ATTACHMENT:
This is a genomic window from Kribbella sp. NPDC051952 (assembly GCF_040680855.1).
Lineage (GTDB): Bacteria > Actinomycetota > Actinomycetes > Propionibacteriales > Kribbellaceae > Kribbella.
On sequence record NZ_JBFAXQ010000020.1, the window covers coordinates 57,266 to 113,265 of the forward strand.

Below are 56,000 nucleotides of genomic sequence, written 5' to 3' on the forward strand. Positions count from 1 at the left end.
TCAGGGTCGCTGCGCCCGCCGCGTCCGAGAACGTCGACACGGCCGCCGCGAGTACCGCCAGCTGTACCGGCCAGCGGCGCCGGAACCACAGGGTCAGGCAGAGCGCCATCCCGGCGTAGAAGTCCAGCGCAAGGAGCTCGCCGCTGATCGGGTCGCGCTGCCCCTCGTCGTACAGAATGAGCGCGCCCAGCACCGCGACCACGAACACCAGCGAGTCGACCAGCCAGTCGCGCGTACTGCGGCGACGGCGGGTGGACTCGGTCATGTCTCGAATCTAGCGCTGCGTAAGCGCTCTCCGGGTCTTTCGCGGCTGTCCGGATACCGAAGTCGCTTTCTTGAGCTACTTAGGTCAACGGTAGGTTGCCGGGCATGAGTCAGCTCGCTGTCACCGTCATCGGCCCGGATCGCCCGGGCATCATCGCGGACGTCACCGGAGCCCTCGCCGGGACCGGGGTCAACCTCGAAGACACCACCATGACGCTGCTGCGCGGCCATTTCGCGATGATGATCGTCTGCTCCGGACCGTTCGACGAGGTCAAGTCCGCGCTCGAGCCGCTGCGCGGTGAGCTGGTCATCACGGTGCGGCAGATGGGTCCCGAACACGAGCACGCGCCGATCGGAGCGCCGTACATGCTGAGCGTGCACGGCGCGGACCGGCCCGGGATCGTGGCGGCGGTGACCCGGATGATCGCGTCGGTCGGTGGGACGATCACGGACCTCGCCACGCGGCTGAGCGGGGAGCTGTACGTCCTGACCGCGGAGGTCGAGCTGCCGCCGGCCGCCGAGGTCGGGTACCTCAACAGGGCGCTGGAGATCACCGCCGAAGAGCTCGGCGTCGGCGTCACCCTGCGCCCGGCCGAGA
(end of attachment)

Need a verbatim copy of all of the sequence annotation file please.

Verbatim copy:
This is a genomic window from Kribbella sp. NPDC051952 (assembly GCF_040680855.1).
Lineage (GTDB): Bacteria > Actinomycetota > Actinomycetes > Propionibacteriales > Kribbellaceae > Kribbella.
On sequence record NZ_JBFAXQ010000020.1, the window covers coordinates 57,266 to 113,265 of the forward strand.

Below are 56,000 nucleotides of genomic sequence, written 5' to 3' on the forward strand. Positions count from 1 at the left end.
TCAGGGTCGCTGCGCCCGCCGCGTCCGAGAACGTCGACACGGCCGCCGCGAGTACCGCCAGCTGTACCGGCCAGCGGCGCCGGAACCACAGGGTCAGGCAGAGCGCCATCCCGGCGTAGAAGTCCAGCGCAAGGAGCTCGCCGCTGATCGGGTCGCGCTGCCCCTCGTCGTACAGAATGAGCGCGCCCAGCACCGCGACCACGAACACCAGCGAGTCGACCAGCCAGTCGCGCGTACTGCGGCGACGGCGGGTGGACTCGGTCATGTCTCGAATCTAGCGCTGCGTAAGCGCTCTCCGGGTCTTTCGCGGCTGTCCGGATACCGAAGTCGCTTTCTTGAGCTACTTAGGTCAACGGTAGGTTGCCGGGCATGAGTCAGCTCGCTGTCACCGTCATCGGCCCGGATCGCCCGGGCATCATCGCGGACGTCACCGGAGCCCTCGCCGGGACCGGGGTCAACCTCGAAGACACCACCATGACGCTGCTGCGCGGCCATTTCGCGATGATGATCGTCTGCTCCGGACCGTTCGACGAGGTCAAGTCCGCGCTCGAGCCGCTGCGCGGTGAGCTGGTCATCACGGTGCGGCAGATGGGTCCCGAACACGAGCACGCGCCGATCGGAGCGCCGTACATGCTGAGCGTGCACGGCGCGGACCGGCCCGGGATCGTGGCGGCGGTGACCCGGATGATCGCGTCGGTCGGTGGGACGATCACGGACCTCGCCACGCGGCTGAGCGGGGAGCTGTACGTCCTGACCGCGGAGGTCGAGCTGCCGCCGGCCGCCGAGGTCGGGTACCTCAACAGGGCGCTGGAGATCACCGCCGAAGAGCTCGGCGTCGGCGTCACCCTGCGCCCGGCCGAGA